Not unlike 1985, 1971 was shrouded in turbulence; specifically, the war in Vietnam, today remembered with names inscribed on a marble monument.
Christmas Eve of 1971 presented this writer with an indelible picture, applicable for that troubled time as well as today with lives threatened, jeopardized and lost in Central America and South Africa in the people's struggle for peace and justice.
Midnight mass at St. James' parish, 1971, was celebrated by a young priest. The service was simple, accompanied by a single guitar. As the biblical account of the birth of Christ was read, slides of classic art renderings of the Madonna and child were shown on a makeshift screen suspended from the ceiling of the church.
"Now it came to pass in those days that a decree went forth from Caesar Augustus . . . " as the works of Raphael, da Vinci, Michelangelo clicked by. " . . . and suddenly there was with the angel a multitude of the heavenly host praising God and saying, 'Glory to God in the highest . . . ' "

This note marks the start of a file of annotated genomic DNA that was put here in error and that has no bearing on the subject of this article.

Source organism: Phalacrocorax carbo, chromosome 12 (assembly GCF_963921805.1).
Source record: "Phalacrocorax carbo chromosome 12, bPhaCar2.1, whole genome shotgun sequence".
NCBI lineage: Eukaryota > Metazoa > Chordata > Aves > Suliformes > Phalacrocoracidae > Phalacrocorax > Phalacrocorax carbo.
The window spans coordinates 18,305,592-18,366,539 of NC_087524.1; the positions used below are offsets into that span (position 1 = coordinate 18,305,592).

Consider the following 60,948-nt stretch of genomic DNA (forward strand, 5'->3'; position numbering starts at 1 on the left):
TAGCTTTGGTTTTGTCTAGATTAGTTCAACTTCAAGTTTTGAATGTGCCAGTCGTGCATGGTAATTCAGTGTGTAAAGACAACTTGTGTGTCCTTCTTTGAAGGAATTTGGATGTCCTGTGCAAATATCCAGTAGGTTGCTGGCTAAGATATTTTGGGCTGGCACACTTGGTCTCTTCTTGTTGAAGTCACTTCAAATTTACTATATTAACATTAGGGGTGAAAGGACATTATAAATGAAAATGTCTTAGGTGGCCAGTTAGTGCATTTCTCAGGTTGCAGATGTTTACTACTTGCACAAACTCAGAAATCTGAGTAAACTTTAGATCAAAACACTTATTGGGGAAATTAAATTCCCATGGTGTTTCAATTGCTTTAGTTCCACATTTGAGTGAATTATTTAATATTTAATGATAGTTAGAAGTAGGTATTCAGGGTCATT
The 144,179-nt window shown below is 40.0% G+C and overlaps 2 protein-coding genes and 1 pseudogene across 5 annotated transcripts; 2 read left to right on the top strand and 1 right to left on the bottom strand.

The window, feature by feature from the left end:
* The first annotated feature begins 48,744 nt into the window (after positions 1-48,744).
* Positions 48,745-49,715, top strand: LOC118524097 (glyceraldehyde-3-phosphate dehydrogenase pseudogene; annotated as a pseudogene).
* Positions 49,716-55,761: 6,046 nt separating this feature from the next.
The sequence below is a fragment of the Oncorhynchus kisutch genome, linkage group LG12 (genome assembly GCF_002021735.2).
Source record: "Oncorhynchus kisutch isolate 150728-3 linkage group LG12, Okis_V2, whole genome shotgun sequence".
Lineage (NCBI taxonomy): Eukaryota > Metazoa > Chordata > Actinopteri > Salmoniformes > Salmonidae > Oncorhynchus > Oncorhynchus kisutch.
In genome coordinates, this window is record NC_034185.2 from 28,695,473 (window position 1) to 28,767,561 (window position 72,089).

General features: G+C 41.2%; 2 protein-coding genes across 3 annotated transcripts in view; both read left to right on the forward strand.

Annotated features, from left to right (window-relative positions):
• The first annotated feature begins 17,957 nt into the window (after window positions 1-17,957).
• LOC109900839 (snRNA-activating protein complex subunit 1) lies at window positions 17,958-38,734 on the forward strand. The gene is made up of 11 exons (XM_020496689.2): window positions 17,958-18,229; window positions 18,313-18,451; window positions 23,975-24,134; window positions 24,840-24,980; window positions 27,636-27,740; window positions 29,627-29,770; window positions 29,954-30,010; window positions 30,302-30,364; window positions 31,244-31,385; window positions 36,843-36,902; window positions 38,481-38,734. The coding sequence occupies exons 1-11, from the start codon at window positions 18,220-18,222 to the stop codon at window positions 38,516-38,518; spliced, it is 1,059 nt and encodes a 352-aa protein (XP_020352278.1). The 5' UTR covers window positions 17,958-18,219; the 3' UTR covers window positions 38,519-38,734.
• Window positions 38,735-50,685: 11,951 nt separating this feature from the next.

And a slide replacing Raphael's Madonna flashed onto the screen. It was the cover from a news magazine--that of a horror-struck, weeping Vietnamese carrying the bloody, lifeless body of his comrade. " ' . . . and on earth peace among men of good will.' "
"This story has no meaning if we allow what is seen before you to go on another day," the young priest said, accompanied by no chorus of "Joy to the World," and the Mass was ended.
That priest is no longer at St. James. But it is hoped that his courage exists in the world's churches and everywhere this Dec. 24, when that gentle story is told, the slide of that tragic Asian figure will be replaced with a Latino or a South African, and not another day will be allowed to pass when we let this story of peace have no meaning--or be reduced to another black monolith commemorating war.